Wind power will remain the greatest contributor to the expansion of renewable energies in the electricity sector for the foreseeable future. In 2008, wind power generation contributed some 6.5 % to Germany‘s gross electricity consumption, and is therefore already one of the main producers of electricity in Germany. At the end of 2008, Germany had a total of 20,301 wind turbines with an installed capacity of around 23,902 MW. In 2008, Germany retained its position as a leader in the construction of new turbines, with 1,665 MW, putting it in fourth place behind the USA (8,358 MW), China (around 6,300 MW), and India (around 1,800 MW).
In 2007, the German wind power industry generated revenues around EUR 7.6 billion from turbines and components alone. According to the German Machinery and Plant Manufacturing Association (VDMA/), the export share is 83%.
A recent forecast by the German Wind Power Institute (DEWI GmbH) predicts that around 210,000 MW of wind power will be installed worldwide by 2014, which translates into an investment volume of around EUR 130 billion, with offshore technology and repowering playing a key role. As soon as offshore expansion picks up pace, the maritime industry anticipates a new boom. Locations such as Bremerhaven and Cuxhaven have already prepared for this by investing in infrastructure aiming at advancing wind power generation through research and development and reinforcing Germany’s industry position in this expanding market.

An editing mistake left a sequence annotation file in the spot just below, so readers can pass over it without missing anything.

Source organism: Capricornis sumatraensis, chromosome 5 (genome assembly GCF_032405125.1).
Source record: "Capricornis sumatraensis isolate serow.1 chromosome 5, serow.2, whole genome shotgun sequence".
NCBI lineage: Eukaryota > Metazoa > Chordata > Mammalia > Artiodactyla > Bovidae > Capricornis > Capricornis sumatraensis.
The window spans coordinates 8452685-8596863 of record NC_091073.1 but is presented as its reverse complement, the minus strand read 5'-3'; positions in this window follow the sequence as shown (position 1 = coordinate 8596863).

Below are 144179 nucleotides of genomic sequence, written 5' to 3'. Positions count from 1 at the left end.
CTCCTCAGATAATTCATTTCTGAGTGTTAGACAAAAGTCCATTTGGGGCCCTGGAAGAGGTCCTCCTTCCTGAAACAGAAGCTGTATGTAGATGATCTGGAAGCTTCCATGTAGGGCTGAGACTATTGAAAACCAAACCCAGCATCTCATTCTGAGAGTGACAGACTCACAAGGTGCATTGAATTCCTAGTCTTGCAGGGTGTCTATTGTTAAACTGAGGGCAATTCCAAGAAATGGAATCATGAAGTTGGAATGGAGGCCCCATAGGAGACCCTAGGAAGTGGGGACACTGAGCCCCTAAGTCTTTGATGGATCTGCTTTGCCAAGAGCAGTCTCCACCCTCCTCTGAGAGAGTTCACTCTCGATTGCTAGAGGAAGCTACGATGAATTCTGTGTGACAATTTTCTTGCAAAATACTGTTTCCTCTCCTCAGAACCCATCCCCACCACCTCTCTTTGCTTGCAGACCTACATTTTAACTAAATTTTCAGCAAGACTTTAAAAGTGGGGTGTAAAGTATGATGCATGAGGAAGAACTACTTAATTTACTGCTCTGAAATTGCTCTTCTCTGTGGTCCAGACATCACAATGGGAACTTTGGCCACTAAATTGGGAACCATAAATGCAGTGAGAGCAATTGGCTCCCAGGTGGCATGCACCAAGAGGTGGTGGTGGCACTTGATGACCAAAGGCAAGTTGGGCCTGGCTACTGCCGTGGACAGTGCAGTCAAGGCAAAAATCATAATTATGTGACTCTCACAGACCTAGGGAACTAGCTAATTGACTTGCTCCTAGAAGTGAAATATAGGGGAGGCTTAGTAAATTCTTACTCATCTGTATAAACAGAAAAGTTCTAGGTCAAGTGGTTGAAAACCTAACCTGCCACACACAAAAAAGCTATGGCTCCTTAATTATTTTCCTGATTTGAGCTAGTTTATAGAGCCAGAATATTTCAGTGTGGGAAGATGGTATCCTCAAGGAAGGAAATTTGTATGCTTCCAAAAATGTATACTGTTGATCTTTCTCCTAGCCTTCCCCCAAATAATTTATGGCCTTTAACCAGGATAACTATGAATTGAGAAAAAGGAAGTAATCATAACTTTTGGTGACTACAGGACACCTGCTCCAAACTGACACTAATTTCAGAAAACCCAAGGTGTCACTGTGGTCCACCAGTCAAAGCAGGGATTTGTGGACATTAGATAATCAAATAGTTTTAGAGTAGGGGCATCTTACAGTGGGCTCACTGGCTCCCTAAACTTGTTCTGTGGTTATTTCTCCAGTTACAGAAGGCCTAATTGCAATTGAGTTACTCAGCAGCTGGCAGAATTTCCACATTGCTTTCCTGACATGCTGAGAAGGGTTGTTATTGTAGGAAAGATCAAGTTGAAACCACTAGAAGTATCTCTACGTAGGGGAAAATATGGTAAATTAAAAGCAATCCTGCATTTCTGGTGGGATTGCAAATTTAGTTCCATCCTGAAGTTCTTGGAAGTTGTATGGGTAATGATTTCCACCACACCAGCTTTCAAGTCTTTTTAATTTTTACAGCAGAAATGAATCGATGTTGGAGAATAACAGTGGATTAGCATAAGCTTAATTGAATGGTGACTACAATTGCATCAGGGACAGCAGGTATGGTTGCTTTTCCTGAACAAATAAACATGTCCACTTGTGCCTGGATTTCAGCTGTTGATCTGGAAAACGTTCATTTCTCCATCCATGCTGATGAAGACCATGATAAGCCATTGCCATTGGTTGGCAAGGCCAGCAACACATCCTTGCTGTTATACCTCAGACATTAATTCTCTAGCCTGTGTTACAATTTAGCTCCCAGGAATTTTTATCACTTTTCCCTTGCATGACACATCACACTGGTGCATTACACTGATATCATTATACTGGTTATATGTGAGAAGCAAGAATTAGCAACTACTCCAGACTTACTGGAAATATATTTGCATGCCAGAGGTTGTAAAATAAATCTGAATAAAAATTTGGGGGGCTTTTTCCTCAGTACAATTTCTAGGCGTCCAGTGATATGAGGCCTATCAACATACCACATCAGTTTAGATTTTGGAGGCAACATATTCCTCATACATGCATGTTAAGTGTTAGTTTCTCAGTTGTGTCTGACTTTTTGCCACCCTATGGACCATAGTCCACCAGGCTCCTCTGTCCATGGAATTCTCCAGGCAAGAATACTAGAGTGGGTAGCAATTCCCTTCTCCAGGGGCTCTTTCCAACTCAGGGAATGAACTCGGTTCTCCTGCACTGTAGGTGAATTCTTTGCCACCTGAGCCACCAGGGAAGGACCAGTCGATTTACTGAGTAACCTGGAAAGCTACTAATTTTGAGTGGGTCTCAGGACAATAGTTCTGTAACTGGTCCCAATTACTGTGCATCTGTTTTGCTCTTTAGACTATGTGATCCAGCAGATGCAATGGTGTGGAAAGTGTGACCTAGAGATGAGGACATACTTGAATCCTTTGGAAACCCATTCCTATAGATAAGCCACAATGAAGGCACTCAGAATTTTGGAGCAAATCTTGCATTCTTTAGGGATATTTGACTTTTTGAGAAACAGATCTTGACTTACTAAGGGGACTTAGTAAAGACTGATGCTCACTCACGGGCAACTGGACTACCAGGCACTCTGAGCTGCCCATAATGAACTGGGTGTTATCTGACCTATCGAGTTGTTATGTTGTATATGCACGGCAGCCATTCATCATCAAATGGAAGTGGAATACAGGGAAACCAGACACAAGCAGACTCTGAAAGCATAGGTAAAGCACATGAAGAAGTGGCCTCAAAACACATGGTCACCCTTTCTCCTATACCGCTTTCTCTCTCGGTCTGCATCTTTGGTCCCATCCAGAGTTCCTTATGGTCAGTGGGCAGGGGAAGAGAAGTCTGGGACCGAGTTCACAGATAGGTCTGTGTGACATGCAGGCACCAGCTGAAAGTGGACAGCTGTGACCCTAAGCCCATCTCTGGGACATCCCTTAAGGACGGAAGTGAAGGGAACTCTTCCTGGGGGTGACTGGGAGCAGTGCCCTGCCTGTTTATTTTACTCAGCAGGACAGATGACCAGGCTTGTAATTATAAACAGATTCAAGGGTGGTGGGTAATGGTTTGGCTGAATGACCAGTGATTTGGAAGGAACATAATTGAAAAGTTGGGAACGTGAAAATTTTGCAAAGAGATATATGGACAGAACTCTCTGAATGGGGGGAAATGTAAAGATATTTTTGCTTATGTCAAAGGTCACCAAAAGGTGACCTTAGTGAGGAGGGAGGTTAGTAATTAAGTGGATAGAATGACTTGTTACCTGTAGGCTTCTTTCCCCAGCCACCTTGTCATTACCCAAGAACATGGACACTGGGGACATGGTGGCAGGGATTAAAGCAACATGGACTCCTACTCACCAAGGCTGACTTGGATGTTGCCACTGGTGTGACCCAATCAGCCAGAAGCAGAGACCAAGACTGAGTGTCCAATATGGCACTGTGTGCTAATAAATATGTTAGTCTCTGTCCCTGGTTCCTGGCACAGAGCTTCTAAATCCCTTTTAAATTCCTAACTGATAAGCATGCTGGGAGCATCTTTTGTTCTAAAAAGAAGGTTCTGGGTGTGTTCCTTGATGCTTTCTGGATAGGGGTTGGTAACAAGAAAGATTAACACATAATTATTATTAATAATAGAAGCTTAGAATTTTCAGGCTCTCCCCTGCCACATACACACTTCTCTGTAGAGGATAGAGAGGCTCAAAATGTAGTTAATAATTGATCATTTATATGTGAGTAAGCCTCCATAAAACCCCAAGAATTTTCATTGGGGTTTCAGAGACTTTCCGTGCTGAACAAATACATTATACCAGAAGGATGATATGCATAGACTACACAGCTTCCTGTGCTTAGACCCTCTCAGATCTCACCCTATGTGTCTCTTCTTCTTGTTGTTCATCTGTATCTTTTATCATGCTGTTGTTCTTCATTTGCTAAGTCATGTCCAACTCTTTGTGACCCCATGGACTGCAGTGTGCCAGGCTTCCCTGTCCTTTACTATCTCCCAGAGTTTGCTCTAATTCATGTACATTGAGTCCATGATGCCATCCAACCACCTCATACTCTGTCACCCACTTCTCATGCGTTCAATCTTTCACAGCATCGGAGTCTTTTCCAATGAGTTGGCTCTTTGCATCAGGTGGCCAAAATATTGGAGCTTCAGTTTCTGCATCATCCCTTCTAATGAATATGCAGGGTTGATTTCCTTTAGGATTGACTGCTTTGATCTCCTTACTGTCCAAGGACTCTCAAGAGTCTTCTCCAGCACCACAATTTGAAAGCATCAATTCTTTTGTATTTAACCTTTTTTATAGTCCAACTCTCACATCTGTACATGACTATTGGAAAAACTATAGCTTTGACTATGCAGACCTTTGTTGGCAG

The wind energy sector accounts for 90,000 jobs in Germany, of which 37,000 are employed by manufacturers and component suppliers.
The Renewable Energy Act (EEG) – Success story for the entire renewables industry
The renewed Renewable Energy Sources Act (Erneuerbare-Energien-Gesetz / EEG), which guarantees fixed feed-in tariffs for the duration of 20 years allowing for an optimal planning base, remains the main market driver in Germany.
Under EEG regulations, electricity produced from renewable energy sources enjoys priority for grid connection, grid access in either distribution and transmission grid, and power dispatch. These renewable energies include hydropower, wind, solar, and biomass energy, geothermal energy as well as landfill, pit and sewage gas. Grid operators are obliged to feed in electricity produced from renewable energy and buy it at a minimum price within their supply area.
By Andrea Stahl